About The Film, Our Advisors and Our Donors
Freedom & Unity: The Vermont Movie is the first-ever documentary series about Vermont. The six-part film is a collaboration of three dozen critically acclaimed Vermont filmmakers, led by award-winning filmmaker Nora Jacobson (“Delivered Vacant,” “My Mother’s Early Lovers,” “Nothing Like Dreaming”). Sponsors include the Vermont Arts Council, Vermont Community Foundation, Vermont Humanities Council, Bay and Paul Foundation, John M. Bissell Foundation, Green Valley Media, National Life of Vermont Foundation, and the Vermont Country Store. Our advisors are well-known historians, educators, curators, authors, artists, politicians, and activists.
Since declaring its own independence in 1777, Vermont has been a beacon, a haven, a refuge, an idea, a symbol, a state shaped by independent and courageous decision-makers, thinkers, political leaders, workers, artists, immigrants and innovators. It was the first state to outlaw slavery, to allow same sex civil unions, to call for the impeachment of President Nixon, and to protect the environment with Act 250. This is a state in which conservatives and liberals are not only neighbors—they frequently depend on each other for survival.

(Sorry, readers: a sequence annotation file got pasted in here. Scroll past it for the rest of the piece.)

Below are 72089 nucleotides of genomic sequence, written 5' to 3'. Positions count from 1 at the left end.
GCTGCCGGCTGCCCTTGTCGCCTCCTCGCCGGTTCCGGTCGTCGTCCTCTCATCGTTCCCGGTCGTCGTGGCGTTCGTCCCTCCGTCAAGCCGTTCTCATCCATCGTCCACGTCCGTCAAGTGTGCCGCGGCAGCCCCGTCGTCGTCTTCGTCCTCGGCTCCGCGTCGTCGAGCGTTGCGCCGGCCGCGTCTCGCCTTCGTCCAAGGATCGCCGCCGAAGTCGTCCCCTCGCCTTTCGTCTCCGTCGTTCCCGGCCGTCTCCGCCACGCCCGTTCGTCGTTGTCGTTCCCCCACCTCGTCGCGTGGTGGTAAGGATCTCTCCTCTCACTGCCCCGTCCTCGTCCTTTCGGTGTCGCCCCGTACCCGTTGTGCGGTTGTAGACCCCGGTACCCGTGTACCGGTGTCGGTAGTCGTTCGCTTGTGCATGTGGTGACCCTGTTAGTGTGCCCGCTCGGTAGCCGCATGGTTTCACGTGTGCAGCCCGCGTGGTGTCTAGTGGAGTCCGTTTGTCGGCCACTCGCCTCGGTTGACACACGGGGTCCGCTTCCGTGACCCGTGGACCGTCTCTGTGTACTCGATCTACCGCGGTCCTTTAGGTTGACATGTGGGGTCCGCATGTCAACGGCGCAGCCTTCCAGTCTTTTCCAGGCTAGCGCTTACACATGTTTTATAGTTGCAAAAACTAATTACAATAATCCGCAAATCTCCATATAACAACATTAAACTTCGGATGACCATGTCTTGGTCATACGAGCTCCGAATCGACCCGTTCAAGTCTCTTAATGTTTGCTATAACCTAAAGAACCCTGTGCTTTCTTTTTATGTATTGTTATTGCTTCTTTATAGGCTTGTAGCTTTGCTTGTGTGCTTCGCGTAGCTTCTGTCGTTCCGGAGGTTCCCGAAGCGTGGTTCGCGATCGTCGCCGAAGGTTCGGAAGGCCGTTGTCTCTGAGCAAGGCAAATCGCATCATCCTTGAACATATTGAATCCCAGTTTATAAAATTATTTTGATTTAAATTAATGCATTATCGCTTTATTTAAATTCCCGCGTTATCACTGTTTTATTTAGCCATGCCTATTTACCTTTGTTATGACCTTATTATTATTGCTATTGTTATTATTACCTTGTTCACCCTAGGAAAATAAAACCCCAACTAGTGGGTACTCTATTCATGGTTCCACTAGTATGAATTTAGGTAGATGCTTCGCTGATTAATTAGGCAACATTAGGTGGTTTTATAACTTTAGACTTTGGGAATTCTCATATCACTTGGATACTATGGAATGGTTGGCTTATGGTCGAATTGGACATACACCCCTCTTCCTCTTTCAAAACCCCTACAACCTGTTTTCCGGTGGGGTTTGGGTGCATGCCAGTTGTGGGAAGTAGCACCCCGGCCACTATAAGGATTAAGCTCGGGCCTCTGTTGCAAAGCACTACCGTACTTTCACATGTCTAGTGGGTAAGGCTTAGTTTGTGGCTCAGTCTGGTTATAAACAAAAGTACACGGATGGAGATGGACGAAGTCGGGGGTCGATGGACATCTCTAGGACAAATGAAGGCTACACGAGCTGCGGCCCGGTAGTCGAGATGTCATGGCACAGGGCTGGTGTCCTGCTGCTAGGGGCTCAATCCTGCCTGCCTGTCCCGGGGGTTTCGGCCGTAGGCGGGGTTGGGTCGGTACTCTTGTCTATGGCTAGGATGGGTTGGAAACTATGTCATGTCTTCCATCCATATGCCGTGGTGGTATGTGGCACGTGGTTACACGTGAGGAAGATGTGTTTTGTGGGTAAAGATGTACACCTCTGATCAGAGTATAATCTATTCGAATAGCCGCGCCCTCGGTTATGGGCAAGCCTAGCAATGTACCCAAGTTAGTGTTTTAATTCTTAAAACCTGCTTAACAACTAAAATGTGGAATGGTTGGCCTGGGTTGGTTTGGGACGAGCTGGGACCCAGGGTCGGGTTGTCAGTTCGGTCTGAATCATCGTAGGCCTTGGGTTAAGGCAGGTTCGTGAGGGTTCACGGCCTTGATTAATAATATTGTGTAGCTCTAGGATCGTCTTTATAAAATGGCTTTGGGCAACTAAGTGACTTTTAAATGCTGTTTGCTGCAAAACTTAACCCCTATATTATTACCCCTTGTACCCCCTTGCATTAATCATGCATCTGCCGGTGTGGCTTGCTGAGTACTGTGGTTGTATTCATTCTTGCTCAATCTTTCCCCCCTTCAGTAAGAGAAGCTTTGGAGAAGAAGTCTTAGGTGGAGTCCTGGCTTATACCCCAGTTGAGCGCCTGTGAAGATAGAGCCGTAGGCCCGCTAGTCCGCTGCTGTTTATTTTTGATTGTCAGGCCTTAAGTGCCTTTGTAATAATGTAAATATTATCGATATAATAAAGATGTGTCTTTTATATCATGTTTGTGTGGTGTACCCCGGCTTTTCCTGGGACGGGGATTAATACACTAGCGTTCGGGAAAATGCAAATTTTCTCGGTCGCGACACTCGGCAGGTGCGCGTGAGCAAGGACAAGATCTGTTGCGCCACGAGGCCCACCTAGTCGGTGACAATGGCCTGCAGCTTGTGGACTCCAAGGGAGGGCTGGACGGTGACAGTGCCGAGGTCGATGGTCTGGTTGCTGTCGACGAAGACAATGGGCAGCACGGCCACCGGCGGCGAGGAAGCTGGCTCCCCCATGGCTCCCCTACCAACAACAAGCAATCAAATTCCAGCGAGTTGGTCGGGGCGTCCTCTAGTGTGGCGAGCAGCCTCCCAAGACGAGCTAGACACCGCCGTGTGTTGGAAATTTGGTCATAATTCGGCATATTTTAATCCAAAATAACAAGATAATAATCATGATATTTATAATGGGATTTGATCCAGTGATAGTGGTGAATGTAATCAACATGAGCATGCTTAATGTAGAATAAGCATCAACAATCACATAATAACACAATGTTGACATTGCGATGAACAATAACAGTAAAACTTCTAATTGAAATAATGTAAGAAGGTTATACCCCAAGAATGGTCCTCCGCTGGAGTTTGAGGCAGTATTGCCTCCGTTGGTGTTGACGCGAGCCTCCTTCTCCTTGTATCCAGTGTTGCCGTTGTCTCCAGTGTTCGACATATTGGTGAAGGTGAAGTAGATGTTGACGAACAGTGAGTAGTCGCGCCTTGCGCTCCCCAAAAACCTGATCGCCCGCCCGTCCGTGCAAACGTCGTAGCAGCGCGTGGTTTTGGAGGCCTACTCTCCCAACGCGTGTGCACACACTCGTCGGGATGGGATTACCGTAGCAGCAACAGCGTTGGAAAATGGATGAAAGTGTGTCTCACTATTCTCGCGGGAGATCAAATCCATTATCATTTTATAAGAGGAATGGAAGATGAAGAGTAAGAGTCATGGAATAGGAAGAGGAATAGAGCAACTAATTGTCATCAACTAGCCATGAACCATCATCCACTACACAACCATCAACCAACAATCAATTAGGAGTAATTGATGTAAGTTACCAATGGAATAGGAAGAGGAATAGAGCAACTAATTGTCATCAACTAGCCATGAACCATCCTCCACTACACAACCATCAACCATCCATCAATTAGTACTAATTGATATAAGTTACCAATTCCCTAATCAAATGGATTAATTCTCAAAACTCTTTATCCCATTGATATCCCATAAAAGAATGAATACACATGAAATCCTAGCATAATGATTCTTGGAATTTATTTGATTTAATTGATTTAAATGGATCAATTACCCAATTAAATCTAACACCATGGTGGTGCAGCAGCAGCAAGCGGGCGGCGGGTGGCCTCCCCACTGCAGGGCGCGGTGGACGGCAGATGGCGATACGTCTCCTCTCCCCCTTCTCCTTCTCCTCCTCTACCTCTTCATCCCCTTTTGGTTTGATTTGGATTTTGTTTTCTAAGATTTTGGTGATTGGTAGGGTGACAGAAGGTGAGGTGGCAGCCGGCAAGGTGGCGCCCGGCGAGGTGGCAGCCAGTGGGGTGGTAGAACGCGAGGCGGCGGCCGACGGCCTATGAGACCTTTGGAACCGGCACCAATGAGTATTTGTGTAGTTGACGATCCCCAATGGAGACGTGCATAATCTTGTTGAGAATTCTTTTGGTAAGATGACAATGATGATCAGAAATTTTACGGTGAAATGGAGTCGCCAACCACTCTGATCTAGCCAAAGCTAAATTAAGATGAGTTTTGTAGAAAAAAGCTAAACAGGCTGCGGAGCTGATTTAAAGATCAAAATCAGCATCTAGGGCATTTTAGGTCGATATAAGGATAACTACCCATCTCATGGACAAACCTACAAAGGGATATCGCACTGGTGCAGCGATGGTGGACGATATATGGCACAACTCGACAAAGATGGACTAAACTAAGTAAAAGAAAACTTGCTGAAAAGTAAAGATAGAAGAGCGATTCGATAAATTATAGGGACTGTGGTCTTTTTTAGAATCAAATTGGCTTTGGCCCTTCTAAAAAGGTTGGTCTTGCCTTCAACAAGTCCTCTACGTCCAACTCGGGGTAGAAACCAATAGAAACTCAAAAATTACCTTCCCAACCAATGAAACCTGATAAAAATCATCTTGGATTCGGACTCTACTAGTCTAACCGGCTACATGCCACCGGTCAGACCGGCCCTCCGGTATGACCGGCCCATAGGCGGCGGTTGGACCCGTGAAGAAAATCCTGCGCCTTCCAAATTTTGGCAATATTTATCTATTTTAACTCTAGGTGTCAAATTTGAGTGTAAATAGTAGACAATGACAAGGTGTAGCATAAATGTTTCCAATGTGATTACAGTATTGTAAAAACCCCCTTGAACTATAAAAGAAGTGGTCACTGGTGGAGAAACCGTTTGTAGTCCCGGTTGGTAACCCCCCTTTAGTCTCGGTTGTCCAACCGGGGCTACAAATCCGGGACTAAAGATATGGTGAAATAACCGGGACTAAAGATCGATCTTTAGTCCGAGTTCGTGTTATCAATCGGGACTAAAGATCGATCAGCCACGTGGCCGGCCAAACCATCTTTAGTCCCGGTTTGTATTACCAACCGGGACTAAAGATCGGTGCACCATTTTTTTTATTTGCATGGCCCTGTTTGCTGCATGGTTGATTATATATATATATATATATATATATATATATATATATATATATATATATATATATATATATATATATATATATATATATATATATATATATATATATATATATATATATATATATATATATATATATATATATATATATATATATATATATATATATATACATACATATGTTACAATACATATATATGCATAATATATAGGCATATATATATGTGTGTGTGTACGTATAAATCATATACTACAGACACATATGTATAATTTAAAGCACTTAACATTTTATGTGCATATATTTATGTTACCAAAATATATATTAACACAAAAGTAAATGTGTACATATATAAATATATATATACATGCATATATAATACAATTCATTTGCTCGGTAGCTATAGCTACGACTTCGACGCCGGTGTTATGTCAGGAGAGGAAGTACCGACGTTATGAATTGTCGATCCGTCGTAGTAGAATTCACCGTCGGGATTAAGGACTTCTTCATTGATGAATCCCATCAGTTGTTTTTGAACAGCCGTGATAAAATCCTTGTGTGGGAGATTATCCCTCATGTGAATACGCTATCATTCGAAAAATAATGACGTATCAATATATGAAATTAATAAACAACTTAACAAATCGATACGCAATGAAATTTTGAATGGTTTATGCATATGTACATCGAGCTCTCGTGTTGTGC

And yet, as we see in town meetings and legislative debates, the pursuit of freedom has, on occasion, threatened the state’s unity. Civil liberties, civil rights, and civil unions have divided neighbors; land use, development and energy policies raise difficult questions; forgotten chapters in the state’s history demand explanations generations later. In Freedom & Unity: The Vermont Movie, filmmakers and historians set out to understand Vermon’s iconoclastic spirit: where it comes from, how it shapes our present, and how it lays the groundwork for the future.
The film is thematic, not chronological. Part One, “A Very New Idea,” Part Two, “Under the Surface,” Part Three, “Refuge, Reinvention, and Revolution, Part Four, “Doers and Shapers,” Part Five, “Ceres’ Children,” and Part Six, “People’s Power,” explore themes in the state’s history that recur and circle back, from 1777 to the present.
“Civility tends to rule the day [in Vermont], and it is this quality perhaps above all others that endears our small republic to me, precisely, above all others, a quality that could also greatly benefit our greatly vexed national dialogue, which usually seems no dialogue at all. I am no sociologist, but I suspect this habit of mind derives from the commonwealth’s earliest days, when neighbor treated neighbor with decency because he or she knew that one day that neighbor might be a crucial friend in need.” — Sydney Lea, Poet Laureate of Vermont